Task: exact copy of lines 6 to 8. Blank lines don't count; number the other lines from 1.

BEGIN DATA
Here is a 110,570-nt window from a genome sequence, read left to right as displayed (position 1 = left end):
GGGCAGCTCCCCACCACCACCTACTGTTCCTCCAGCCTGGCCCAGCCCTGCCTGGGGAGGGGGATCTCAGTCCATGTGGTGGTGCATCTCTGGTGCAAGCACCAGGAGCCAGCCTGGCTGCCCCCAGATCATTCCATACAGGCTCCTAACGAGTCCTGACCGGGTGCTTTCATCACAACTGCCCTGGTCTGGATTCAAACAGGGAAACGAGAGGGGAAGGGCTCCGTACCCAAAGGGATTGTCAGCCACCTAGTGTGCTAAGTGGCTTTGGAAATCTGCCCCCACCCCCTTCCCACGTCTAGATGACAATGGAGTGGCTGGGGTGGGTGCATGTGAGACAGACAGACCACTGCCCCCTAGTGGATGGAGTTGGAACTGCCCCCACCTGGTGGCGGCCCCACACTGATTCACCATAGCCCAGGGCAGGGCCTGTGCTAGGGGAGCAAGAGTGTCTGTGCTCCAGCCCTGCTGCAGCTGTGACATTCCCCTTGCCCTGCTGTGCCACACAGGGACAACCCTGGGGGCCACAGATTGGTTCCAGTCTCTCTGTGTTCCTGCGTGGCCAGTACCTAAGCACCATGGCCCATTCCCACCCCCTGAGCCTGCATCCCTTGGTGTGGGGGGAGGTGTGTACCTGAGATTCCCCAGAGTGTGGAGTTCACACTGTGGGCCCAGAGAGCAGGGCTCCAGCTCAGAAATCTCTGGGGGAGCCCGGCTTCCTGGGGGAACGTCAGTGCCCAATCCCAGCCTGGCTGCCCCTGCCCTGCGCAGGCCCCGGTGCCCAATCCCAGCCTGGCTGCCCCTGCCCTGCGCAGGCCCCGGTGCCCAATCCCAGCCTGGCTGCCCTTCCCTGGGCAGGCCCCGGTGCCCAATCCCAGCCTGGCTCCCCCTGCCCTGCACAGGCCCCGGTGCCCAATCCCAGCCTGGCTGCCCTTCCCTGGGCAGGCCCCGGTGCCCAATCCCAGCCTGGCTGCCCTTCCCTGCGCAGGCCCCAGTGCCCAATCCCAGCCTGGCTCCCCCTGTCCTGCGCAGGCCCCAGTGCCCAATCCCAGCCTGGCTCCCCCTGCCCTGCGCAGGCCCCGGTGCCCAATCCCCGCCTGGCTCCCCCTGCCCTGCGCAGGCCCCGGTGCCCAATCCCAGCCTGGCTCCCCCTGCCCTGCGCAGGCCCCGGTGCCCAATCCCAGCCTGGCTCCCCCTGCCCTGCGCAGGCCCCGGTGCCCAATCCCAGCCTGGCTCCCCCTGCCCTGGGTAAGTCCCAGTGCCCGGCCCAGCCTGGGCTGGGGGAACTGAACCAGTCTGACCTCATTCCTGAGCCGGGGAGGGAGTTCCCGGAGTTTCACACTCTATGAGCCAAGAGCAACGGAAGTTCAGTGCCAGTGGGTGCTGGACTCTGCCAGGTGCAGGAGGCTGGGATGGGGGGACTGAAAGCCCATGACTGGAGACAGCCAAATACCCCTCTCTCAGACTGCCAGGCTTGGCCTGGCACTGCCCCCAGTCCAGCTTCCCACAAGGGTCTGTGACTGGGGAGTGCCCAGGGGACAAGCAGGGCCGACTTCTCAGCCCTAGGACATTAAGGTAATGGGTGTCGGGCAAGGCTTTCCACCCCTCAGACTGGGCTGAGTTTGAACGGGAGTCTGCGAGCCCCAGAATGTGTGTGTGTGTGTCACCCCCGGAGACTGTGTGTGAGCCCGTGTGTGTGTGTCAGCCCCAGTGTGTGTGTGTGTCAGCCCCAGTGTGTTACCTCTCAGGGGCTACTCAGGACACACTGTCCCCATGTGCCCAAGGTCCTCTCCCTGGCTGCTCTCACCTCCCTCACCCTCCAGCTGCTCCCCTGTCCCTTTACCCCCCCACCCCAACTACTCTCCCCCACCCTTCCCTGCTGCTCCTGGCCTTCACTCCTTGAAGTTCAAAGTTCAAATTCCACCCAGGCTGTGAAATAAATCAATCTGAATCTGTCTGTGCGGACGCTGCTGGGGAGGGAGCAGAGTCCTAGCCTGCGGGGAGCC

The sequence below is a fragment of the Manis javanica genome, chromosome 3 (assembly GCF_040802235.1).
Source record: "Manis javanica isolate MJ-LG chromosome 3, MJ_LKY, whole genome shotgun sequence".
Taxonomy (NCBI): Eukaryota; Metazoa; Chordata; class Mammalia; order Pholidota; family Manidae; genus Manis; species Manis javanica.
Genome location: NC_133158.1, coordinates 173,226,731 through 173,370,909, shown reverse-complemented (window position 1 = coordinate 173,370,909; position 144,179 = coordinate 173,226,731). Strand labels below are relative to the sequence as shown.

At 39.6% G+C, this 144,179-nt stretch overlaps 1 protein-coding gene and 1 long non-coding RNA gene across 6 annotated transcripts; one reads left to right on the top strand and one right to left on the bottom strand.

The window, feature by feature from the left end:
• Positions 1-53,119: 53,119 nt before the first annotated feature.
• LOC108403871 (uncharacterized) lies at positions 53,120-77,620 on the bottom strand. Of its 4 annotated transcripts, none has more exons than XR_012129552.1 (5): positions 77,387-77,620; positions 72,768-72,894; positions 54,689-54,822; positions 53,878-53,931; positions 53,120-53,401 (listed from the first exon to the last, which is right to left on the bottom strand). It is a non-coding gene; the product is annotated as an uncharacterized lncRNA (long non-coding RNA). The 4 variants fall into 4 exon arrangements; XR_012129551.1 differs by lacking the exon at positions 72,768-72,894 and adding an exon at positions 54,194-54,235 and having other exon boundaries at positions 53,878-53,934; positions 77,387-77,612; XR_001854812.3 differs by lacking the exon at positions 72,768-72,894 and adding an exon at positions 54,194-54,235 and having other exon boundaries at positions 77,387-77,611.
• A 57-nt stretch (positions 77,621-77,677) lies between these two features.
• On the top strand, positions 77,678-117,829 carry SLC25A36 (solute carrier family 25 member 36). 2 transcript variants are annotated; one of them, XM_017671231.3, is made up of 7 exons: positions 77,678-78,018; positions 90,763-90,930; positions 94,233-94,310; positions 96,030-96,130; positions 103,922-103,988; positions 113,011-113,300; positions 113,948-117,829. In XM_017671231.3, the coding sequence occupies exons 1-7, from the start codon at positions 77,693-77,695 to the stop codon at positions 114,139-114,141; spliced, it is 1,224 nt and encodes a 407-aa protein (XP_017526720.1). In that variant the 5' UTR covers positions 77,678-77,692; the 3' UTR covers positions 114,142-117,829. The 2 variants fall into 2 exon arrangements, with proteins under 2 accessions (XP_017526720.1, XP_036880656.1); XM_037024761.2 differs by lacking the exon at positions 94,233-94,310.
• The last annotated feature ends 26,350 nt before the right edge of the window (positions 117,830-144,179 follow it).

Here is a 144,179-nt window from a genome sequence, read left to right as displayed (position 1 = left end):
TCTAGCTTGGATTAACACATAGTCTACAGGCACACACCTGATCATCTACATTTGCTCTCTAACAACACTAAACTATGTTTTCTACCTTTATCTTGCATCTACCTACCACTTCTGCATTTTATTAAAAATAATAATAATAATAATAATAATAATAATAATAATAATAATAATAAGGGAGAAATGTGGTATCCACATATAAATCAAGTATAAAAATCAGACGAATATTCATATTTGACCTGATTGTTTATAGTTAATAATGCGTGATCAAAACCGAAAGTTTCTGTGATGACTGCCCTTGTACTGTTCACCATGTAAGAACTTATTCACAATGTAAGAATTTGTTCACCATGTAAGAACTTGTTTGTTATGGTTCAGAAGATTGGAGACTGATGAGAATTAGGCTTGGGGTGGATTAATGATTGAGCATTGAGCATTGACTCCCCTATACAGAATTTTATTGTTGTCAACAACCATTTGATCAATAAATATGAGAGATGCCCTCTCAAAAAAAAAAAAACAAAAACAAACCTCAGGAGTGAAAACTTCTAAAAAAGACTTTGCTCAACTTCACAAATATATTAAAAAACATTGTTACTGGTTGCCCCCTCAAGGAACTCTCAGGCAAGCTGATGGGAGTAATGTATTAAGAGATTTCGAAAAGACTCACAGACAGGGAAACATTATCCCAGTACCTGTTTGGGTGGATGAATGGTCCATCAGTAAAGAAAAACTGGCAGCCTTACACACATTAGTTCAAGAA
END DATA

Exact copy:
Genome location: NC_133158.1, coordinates 173,226,731 through 173,370,909, shown reverse-complemented (window position 1 = coordinate 173,370,909; position 144,179 = coordinate 173,226,731). Strand labels below are relative to the sequence as shown.

At 39.6% G+C, this 144,179-nt stretch overlaps 1 protein-coding gene and 1 long non-coding RNA gene across 6 annotated transcripts; one reads left to right on the top strand and one right to left on the bottom strand.

The window, feature by feature from the left end: